GRAW_Humans.jpg

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well nice little tools, but for me no help.

but if u have a tool ready what will layout probs in a good looking and logic way, let me know. :D

the name tool thingi sounds to be more confusing and complicated than to name my bots that i place.

exspacialy when i work with vehicles it could mesh up something really quick.

or i would need like 50 areas just to get my ai named that it wont spawn to much at once.

another problem would be if u work on more than 1 level.

look at this Screen thats a map i m working on in the moment.

your tool would give me a hard time in the palacios, couse the area will cover the ground, 2nd floor and rooftop.

so i would need so many areas for nameing the ai, and then copy around in the xml,

i better name then when i place them, for me thats faster and easyer.

but every 1 has his own way. ;)

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But the map I have produced 1/3 done is pretty brutal ... a tough haul

GRAW_Humans.jpg

I doubt we'll even bother installing this on our server - clearly you have a different target audience for your map. We only play single death and a map with enough sniper cones to obstruct the landscape clearly can't be played in any semi-realistic way. Sometimes less is more...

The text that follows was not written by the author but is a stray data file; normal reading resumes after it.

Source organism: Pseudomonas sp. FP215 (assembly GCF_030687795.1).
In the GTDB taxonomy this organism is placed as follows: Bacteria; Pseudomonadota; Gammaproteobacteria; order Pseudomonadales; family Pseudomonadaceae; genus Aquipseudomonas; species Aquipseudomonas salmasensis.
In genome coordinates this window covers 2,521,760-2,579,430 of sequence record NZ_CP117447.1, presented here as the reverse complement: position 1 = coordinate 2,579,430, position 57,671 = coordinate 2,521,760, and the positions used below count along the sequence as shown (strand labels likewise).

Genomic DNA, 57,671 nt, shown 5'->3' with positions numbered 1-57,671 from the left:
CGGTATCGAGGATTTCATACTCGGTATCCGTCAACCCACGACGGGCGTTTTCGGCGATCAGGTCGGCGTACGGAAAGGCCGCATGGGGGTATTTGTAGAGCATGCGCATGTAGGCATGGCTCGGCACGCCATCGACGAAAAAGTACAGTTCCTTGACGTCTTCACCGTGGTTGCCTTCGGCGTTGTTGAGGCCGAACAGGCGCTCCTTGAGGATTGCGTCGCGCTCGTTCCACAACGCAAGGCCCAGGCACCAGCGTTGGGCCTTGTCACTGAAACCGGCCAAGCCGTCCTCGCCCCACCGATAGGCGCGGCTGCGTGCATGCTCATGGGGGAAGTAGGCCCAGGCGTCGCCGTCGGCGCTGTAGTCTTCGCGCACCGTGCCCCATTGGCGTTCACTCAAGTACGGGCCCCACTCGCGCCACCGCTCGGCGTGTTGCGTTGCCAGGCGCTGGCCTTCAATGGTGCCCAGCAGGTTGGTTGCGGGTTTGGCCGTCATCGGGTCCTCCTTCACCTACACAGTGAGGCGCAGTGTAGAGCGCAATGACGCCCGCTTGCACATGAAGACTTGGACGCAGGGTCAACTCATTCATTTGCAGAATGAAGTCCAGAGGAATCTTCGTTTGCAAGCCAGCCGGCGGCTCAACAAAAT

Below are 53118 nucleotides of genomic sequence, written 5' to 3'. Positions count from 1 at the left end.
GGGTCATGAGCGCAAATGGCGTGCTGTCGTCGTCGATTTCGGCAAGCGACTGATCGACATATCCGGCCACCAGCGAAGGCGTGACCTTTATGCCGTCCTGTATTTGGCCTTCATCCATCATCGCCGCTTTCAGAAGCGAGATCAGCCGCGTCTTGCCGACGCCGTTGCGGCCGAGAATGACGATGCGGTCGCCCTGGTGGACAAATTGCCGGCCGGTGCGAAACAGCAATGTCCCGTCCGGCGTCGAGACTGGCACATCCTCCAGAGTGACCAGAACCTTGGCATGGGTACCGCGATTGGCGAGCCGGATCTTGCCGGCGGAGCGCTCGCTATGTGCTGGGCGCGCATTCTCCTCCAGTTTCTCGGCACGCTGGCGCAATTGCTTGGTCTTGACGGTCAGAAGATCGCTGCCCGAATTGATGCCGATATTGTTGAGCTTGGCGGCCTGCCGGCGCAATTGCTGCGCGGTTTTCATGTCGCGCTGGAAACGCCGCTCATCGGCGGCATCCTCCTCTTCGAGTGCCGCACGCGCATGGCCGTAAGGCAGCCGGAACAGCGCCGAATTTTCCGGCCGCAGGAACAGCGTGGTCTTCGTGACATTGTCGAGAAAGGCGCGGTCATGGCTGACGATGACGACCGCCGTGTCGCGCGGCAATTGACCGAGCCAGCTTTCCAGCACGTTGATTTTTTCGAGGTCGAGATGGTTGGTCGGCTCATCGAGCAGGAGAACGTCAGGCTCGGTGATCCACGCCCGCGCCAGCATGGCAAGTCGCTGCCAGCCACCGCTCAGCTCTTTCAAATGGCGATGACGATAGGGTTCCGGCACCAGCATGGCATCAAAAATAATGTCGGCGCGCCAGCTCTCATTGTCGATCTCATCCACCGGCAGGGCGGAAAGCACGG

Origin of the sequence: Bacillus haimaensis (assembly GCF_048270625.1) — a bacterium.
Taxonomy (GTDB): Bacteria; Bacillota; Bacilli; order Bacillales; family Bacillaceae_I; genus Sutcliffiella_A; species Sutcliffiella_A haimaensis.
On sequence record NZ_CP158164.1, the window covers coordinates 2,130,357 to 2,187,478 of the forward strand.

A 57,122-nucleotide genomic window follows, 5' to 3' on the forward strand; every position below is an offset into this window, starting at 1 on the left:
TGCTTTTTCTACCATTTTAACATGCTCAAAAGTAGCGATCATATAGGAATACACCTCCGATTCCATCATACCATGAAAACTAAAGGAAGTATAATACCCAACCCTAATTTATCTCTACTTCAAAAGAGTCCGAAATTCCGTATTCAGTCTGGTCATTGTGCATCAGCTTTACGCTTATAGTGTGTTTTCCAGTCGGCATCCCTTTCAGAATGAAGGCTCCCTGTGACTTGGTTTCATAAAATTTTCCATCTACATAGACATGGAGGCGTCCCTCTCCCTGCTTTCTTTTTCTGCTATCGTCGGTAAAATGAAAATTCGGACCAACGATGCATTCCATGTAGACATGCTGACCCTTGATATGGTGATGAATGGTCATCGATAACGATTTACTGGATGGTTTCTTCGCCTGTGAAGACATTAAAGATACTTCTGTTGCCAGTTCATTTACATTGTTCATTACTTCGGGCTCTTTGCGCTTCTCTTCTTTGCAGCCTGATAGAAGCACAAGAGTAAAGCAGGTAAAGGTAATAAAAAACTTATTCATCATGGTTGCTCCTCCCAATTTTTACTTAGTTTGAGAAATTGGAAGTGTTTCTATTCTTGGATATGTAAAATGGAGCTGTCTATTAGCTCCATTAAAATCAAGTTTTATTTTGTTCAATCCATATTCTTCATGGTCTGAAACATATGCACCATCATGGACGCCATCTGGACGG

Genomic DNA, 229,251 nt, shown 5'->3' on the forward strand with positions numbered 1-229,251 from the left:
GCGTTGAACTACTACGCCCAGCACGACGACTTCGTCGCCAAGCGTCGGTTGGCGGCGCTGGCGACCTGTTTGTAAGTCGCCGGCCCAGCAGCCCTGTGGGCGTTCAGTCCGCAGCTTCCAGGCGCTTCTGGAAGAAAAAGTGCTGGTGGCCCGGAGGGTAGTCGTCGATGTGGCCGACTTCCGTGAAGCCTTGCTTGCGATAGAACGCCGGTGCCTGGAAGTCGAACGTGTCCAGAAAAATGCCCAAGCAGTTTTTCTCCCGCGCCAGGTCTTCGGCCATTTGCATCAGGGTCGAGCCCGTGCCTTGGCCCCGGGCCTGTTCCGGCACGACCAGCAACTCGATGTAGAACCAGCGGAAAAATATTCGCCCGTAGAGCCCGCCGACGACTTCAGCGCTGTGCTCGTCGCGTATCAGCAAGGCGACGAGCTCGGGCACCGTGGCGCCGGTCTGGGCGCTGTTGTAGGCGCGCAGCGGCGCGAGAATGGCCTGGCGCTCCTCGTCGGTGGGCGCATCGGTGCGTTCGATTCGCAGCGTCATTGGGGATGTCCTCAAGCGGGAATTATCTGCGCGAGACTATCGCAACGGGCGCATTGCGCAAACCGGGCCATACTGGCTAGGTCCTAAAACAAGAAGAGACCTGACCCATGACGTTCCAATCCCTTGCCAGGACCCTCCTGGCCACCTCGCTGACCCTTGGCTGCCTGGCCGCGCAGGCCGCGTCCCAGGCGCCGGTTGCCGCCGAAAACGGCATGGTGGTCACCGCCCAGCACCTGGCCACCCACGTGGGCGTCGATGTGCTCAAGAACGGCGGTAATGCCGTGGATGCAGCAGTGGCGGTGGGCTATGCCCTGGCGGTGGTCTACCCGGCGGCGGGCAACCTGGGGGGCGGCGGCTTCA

Edited by fishmonger
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  • 2 weeks later...

But the map I have produced 1/3 done is pretty brutal ... a tough haul

GRAW_Humans.jpg

I doubt we'll even bother installing this on our server - clearly you have a different target audience for your map. We only play single death and a map with enough sniper cones to obstruct the landscape clearly can't be played in any semi-realistic way. Sometimes less is more...

This map is officially dead. It died because of the mixed textures issue that I honestly didn't want to solve because it meant deleting 40-60% of the map in order to fix it. This was my first map, and I was looking for feedback from my playing buddies as to what worked didn't work.

I am working on two others ... Allison Point (and Allison Point Part 2). Part 2 is just started and I am working on different tactics of the enemy. Both are designed to be "playable" by groups, but a significant challenge (perhaps impossible) by an individual.

If you're into "one death" type of play, this map is probably too difficult without a team of at least 8, because you need a variety of weapons to defeat the foe presented, but it might be worth the challenge. I play with 3 others in hardcore and it's a tough job making it to the end in two hours.

Once I figure out how to program objectives, I can release it into the wild.

- CM